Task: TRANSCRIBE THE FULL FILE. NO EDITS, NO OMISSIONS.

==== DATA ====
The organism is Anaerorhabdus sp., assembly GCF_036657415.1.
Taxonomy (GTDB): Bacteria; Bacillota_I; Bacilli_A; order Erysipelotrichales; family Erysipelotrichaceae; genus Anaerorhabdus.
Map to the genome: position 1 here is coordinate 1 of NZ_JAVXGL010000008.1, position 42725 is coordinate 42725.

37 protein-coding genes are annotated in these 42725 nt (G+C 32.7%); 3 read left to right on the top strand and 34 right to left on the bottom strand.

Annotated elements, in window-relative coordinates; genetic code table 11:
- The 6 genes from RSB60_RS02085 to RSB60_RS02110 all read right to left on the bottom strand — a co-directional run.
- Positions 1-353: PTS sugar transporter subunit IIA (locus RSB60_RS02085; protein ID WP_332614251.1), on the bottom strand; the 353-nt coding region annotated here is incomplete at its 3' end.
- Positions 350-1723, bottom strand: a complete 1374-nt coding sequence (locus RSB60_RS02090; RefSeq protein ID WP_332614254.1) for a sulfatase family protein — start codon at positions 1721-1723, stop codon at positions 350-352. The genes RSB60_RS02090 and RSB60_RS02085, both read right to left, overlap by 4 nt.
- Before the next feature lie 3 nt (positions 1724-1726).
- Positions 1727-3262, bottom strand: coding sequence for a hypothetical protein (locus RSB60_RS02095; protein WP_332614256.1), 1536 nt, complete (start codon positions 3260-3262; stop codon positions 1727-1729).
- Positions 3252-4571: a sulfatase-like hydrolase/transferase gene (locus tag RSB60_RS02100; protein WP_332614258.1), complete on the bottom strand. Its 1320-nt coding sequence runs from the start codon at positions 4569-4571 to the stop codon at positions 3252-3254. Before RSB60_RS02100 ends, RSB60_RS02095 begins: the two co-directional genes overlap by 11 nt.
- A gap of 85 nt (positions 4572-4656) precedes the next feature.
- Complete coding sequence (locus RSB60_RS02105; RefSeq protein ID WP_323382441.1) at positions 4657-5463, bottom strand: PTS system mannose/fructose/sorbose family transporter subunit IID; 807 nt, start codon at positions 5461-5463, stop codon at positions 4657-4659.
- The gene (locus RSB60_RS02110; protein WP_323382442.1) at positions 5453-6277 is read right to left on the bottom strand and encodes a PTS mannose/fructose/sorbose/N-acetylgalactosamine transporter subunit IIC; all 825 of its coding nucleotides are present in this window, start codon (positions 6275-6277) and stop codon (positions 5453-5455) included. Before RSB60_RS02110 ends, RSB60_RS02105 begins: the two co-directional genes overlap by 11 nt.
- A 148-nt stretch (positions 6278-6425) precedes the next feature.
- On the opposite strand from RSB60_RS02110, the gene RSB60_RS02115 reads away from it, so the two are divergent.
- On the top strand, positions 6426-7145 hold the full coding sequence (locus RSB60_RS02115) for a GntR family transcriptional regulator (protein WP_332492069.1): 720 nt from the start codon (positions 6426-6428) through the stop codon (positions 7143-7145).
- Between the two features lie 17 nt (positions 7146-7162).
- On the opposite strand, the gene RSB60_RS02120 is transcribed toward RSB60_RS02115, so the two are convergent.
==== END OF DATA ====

The organism is Anaerorhabdus sp., assembly GCF_036657415.1.
Taxonomy (GTDB): Bacteria; Bacillota_I; Bacilli_A; order Erysipelotrichales; family Erysipelotrichaceae; genus Anaerorhabdus.
Map to the genome: position 1 here is coordinate 1 of NZ_JAVXGL010000008.1, position 42725 is coordinate 42725.

37 protein-coding genes are annotated in these 42725 nt (G+C 32.7%); 3 read left to right on the top strand and 34 right to left on the bottom strand.

Annotated elements, in window-relative coordinates; genetic code table 11:
- The 6 genes from RSB60_RS02085 to RSB60_RS02110 all read right to left on the bottom strand — a co-directional run.
- Positions 1-353: PTS sugar transporter subunit IIA (locus RSB60_RS02085; protein ID WP_332614251.1), on the bottom strand; the 353-nt coding region annotated here is incomplete at its 3' end.
- Positions 350-1723, bottom strand: a complete 1374-nt coding sequence (locus RSB60_RS02090; RefSeq protein ID WP_332614254.1) for a sulfatase family protein — start codon at positions 1721-1723, stop codon at positions 350-352. The genes RSB60_RS02090 and RSB60_RS02085, both read right to left, overlap by 4 nt.
- Before the next feature lie 3 nt (positions 1724-1726).
- Positions 1727-3262, bottom strand: coding sequence for a hypothetical protein (locus RSB60_RS02095; protein WP_332614256.1), 1536 nt, complete (start codon positions 3260-3262; stop codon positions 1727-1729).
- Positions 3252-4571: a sulfatase-like hydrolase/transferase gene (locus tag RSB60_RS02100; protein WP_332614258.1), complete on the bottom strand. Its 1320-nt coding sequence runs from the start codon at positions 4569-4571 to the stop codon at positions 3252-3254. Before RSB60_RS02100 ends, RSB60_RS02095 begins: the two co-directional genes overlap by 11 nt.
- A gap of 85 nt (positions 4572-4656) precedes the next feature.
- Complete coding sequence (locus RSB60_RS02105; RefSeq protein ID WP_323382441.1) at positions 4657-5463, bottom strand: PTS system mannose/fructose/sorbose family transporter subunit IID; 807 nt, start codon at positions 5461-5463, stop codon at positions 4657-4659.
- The gene (locus RSB60_RS02110; protein WP_323382442.1) at positions 5453-6277 is read right to left on the bottom strand and encodes a PTS mannose/fructose/sorbose/N-acetylgalactosamine transporter subunit IIC; all 825 of its coding nucleotides are present in this window, start codon (positions 6275-6277) and stop codon (positions 5453-5455) included. Before RSB60_RS02110 ends, RSB60_RS02105 begins: the two co-directional genes overlap by 11 nt.
- A 148-nt stretch (positions 6278-6425) precedes the next feature.
- On the opposite strand from RSB60_RS02110, the gene RSB60_RS02115 reads away from it, so the two are divergent.
- On the top strand, positions 6426-7145 hold the full coding sequence (locus RSB60_RS02115) for a GntR family transcriptional regulator (protein WP_332492069.1): 720 nt from the start codon (positions 6426-6428) through the stop codon (positions 7143-7145).
- Between the two features lie 17 nt (positions 7146-7162).
- On the opposite strand, the gene RSB60_RS02120 is transcribed toward RSB60_RS02115, so the two are convergent.